Kenzi Podell, a music therapist, is fresh off of passing her board exam to become a licensed music therapist. She learned a lot through the process of becoming a music therapist, and she wanted to share that hard-earned knowledge with others who are coming behind her in the process. Whether you’re just getting started on your own journey to becoming a music therapist, you know someone else who is, or you’re just curious as to what music therapists have to complete in order to practice music therapy, this blog series, “The Journey of a Music Therapist” should be helpful.
You’ve graduated! Congratulations! Now what? Well, now you look for a job and study to become board-certified. You can do it two ways: apply while studying and hope you pass before getting hired, or take the test/pass before applying. Whichever way you choose is up to you. Today I’m going to talk about the job searching process only; see my test tips blogs (links above) if that's what's next for you!
There are so many resources out there to look for jobs:
- LinkedIn (if you do not have an account, go make one now!)
- The American Music Therapy Association
- Your state’s music therapy organization
- Facebook groups (Music Therapists Unite! is a great one)
- Your internship supervisors
- Your school
- And more! (Comment below if you know of more!)
These are all REALLY great ways to get started. Are you tied down to a specific area? Search “[enter favored location here] music therapy job” in Google. DONE!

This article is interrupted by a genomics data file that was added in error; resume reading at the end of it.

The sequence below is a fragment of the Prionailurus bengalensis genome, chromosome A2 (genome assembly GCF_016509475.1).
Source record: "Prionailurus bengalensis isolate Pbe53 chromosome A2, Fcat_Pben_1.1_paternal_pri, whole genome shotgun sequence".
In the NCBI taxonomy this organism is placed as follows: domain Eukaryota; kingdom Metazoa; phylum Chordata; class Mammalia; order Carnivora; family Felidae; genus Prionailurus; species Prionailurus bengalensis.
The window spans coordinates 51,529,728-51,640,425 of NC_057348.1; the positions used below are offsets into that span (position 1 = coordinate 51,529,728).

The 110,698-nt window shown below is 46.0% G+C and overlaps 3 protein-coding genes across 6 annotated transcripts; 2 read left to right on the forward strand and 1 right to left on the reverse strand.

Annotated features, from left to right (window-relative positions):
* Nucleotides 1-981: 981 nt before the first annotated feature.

The steps are simple, but unfortunately, it is not as easy to score a music therapy job as it sounds. Music therapy is a relatively new field, which means there are limited jobs available, especially for those coming out of college with no experience (except for 1200+ hours of supervised clinicals!). Do not be discouraged if your first job out of college is not as a music therapist. There are many related jobs that are out there that you can start with while you get certified/find your career! For instance, become an activity/recreational therapist, an activity director, teach music lessons, or even a caretaker. Remember this is your first job, not your only job.
Really stuck on providing music therapy out of the door? Become your own independent contractor, or propose a program somewhere! (For a good read about how to become “self-employed”, check this out: Music Therapy Self-Employment Resource Binder.)
A great perk of being a music therapist is you can work almost anywhere! That is why proposing a program is a great avenue for finding a job: you can make your own! Type up a packet of information, do your research, e-mail local places that do not currently have music therapy services, and go present your ideas! Topics to include in your proposal should be:
- Facts about music therapy, credentials, licensure
- How music therapy is useful in that specific population/setting
- Samples, samples, samples, samples, samples (Did I say samples?)
- Data sheets
- Referral sheets
- Most important: research! We are an evidence-based practice!
Make it look professional, and then get advocating!
Now that you have graduated, there is no schedule for next semester, no signing up for classes, no pre-made clinical schedule. It is all up to you on how you use your time, your skills, and most importantly, your education. It is imperative to keep in mind that now you are in control of your life, and the only way you will succeed is with hard work.